We live in a capitalist society.  In order to thrive in that society, you have to play the game.  The hallmark of capitalism is competition, and letting the “free market” decide what’s fair.  You can shop wherever you want.  For the most part, one can control how you spend your dollar.  And anyone that wants your dollar better offer a product or service worth purchasing.

You can buy and own a pair of shoes.  Pool your money, and you can buy and own a shoe store, and generate wealth selling shoes to everyone.  You’ll always depend on customers for income, but you’ll see a greater reward from your hard work, because it’s yours.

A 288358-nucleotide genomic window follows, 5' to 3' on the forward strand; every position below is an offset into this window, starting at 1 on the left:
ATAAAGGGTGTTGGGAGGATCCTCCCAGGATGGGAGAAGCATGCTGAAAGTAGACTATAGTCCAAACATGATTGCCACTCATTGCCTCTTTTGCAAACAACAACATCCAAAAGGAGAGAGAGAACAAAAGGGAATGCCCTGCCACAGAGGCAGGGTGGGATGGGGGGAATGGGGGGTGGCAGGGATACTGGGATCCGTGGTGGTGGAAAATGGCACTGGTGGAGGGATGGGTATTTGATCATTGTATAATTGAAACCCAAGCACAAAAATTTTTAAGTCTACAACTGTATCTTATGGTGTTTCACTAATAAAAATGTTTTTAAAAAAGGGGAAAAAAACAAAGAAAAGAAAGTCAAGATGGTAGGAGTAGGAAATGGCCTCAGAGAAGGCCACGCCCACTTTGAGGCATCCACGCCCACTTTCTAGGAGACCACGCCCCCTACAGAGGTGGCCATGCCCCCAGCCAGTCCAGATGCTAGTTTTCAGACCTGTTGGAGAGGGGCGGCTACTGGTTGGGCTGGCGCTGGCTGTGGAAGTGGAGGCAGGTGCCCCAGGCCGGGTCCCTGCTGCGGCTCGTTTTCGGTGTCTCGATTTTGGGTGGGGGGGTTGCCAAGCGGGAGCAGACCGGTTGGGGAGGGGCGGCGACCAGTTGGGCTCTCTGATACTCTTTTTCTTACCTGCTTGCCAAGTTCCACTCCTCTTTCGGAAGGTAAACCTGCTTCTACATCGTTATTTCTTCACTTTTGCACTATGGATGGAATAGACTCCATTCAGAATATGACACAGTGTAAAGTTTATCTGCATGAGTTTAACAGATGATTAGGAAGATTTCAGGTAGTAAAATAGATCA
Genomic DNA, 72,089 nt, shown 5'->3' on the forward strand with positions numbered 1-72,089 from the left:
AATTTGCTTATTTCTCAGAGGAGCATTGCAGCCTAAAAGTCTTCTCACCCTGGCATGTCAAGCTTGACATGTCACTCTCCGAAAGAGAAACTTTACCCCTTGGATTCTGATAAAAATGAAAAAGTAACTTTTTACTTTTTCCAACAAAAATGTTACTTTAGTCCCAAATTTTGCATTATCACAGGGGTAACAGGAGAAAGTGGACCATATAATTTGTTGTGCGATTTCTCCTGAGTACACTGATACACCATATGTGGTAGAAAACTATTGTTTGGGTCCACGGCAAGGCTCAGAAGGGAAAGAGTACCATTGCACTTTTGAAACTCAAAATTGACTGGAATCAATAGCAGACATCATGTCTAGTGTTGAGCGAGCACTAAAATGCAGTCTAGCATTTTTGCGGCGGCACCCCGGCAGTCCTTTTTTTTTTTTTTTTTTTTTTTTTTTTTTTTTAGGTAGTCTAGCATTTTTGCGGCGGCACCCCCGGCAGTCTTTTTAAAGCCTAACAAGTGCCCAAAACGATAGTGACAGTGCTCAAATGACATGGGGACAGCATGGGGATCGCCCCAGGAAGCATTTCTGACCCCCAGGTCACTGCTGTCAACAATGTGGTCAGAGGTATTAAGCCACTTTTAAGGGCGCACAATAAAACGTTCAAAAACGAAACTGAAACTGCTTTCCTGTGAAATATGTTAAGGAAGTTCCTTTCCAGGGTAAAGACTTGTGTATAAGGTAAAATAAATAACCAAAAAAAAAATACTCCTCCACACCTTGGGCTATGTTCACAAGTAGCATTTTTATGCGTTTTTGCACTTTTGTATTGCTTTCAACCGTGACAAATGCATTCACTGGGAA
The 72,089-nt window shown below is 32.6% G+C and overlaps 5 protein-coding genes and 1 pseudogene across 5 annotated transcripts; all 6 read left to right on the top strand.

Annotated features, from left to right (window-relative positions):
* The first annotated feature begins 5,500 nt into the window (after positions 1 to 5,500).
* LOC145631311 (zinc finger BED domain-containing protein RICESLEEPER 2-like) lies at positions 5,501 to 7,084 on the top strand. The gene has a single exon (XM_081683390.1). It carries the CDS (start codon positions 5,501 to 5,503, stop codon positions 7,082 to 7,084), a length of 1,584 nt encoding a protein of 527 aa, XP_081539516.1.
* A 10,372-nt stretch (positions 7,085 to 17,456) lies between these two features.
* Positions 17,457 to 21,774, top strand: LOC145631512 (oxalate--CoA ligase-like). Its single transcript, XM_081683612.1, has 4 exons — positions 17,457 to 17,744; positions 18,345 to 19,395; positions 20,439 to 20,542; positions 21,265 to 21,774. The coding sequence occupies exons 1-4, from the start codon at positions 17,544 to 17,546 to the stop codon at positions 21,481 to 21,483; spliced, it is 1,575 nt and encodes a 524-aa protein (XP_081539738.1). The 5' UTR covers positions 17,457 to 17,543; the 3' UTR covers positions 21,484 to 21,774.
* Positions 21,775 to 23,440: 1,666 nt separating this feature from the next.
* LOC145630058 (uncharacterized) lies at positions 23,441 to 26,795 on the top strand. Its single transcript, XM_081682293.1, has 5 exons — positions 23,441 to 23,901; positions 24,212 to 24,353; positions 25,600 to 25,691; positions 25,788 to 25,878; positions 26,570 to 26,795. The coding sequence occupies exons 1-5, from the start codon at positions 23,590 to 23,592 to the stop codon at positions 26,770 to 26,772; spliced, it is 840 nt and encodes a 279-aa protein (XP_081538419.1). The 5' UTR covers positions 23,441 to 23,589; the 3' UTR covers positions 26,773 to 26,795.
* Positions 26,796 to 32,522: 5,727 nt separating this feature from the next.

When you own something, you become invested in its future success.

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It’s very rare that someone invests in something hoping that it’ll fail.  When you’re invested in the success of something, you’ll do whatever it takes to make that success possible.  When you begin to own and control the economics in your own neighborhood, you can create the jobs needed to generate more business for yourself and others, and put more people on the path to financial freedom.  It’s a beautiful thing.

And, most importantly, it stops gentrification.  Don’t get me started on that shit, B.

So, start a business. Invest in the stock market. Find ways to make your money work for you and Black America. If we don’t, we’ll continue to be where we’ll always be: Dead last and begging for a pass.

I’ll leave you with Malcolm X’s explanation of economic Black Nationalism.  I love you…

#BlessedBeTheGrind